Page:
It felt like a time of real dynamism, energy and re-politicisation. It was also a time to remember that too much energy and resources can go into legal change with little left over for the much more difficult to achieve radical and transformatory societal change. Now, of course we need laws to change to provide a baseline of protection but actually the work that is needed is with police forces across the country, in schools, at all levels of society and in all areas of the country. India has had legislation against domestic violence for years now but to what extent have things actually changed?


I returned to Nigeria last week to find that in my absence, anti-gay legislation had been assented to by the President. Here is the version the Senate passed – I assume this is the same as the final law (which has not yet been gazetted). It does the following:

  • prohibits marriage contracts or civil unions entered into by people of the same gender s 1(1)
  • renders invalid any marriage contracts or civil union entered between people of same gender and therefore the people are not recognised as entitled to the benefits of a ‘valid’ marriage s 1(2)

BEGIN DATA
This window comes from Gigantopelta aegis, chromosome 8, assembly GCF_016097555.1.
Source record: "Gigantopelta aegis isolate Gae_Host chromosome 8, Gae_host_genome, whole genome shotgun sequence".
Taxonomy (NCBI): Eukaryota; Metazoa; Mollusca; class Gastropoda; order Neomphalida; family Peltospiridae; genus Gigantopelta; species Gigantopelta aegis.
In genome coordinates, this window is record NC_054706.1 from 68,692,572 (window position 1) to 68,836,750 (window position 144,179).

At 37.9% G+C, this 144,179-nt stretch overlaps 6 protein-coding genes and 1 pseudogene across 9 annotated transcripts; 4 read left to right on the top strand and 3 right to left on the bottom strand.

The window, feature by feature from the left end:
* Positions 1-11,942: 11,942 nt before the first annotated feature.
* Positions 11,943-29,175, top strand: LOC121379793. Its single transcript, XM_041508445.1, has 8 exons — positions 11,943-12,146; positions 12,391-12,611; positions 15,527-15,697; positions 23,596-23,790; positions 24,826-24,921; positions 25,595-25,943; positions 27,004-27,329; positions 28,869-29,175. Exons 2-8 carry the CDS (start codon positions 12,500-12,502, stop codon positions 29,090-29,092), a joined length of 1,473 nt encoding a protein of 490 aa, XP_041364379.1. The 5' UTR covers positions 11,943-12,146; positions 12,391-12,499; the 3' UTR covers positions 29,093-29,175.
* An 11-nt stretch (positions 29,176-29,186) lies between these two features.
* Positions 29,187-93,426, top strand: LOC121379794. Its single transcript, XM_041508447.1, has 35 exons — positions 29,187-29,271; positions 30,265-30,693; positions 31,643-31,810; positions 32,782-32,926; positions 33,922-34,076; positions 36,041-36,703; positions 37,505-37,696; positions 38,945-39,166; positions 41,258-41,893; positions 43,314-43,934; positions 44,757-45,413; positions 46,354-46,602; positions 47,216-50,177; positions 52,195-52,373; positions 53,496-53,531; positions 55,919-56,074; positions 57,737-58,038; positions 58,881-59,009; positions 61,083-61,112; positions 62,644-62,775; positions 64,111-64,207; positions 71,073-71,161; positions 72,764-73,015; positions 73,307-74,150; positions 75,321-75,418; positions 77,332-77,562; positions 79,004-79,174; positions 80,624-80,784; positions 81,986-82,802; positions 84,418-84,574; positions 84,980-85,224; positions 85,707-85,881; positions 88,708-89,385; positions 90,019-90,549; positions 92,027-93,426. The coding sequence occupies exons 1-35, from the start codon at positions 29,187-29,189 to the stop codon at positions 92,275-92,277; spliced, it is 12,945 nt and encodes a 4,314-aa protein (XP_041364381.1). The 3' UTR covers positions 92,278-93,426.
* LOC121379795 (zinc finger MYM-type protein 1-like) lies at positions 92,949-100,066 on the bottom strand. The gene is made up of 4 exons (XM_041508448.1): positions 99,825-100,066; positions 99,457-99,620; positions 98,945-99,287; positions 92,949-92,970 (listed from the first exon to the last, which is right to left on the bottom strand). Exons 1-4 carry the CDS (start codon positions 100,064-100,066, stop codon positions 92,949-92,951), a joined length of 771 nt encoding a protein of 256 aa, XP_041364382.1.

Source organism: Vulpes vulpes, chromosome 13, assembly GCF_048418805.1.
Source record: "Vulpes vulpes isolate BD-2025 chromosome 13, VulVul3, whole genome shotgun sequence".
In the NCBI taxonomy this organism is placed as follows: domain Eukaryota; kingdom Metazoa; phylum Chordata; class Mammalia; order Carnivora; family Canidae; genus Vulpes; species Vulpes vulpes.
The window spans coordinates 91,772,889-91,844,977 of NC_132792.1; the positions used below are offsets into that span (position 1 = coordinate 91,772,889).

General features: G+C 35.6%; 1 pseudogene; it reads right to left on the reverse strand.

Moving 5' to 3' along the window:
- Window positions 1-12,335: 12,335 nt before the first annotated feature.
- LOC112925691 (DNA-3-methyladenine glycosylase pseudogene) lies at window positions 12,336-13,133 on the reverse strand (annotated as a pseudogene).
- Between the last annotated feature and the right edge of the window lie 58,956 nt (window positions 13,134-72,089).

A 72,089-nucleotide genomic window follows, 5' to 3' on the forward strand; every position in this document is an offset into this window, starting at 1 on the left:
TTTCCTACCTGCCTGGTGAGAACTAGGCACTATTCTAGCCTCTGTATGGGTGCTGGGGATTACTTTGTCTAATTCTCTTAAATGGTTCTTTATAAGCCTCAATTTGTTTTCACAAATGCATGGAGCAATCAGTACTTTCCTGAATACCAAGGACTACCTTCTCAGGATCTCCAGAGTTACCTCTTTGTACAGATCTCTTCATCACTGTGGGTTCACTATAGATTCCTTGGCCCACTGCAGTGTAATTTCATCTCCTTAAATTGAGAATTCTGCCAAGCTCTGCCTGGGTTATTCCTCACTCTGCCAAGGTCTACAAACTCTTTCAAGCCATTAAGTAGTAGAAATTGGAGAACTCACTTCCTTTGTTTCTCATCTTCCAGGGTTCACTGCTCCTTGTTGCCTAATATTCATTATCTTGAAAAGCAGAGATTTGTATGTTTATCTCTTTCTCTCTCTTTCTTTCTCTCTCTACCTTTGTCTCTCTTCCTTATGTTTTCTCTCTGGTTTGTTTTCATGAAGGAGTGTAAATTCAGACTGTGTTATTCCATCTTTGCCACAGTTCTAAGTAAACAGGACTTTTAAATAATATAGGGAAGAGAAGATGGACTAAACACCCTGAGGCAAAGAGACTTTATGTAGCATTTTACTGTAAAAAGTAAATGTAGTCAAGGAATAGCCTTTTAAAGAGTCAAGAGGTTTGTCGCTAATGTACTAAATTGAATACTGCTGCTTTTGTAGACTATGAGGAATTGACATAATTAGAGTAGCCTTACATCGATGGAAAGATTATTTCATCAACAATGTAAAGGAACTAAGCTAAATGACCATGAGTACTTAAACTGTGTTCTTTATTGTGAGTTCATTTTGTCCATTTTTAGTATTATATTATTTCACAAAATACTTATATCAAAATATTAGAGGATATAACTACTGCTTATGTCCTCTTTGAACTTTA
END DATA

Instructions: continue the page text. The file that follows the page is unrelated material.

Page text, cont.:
• renders void any marriage contract or civil union between people of the same gender issued by a foreign country s 1(3)
  • prohibits marriages or civil unions between people of the same gender from being solemnised in any place of worship s 2(1) [but all marriages and civil unions are prohibited under s 1(1) so what’s the point of this?]
  • invalidates marriage certificates issued to people of the same sex in Nigeria s 2(2) [Was this happening before the legislation passed? When? Where? Which marriage certificates issued in Nigeria exactly will be invalidated?]
  • prohibits registration of gay clubs, societies and organisations, their sustenance, processions and meetings and criminalises registration, operation or participation with a jail term of up to 10 years s 4(1) and s 5(2)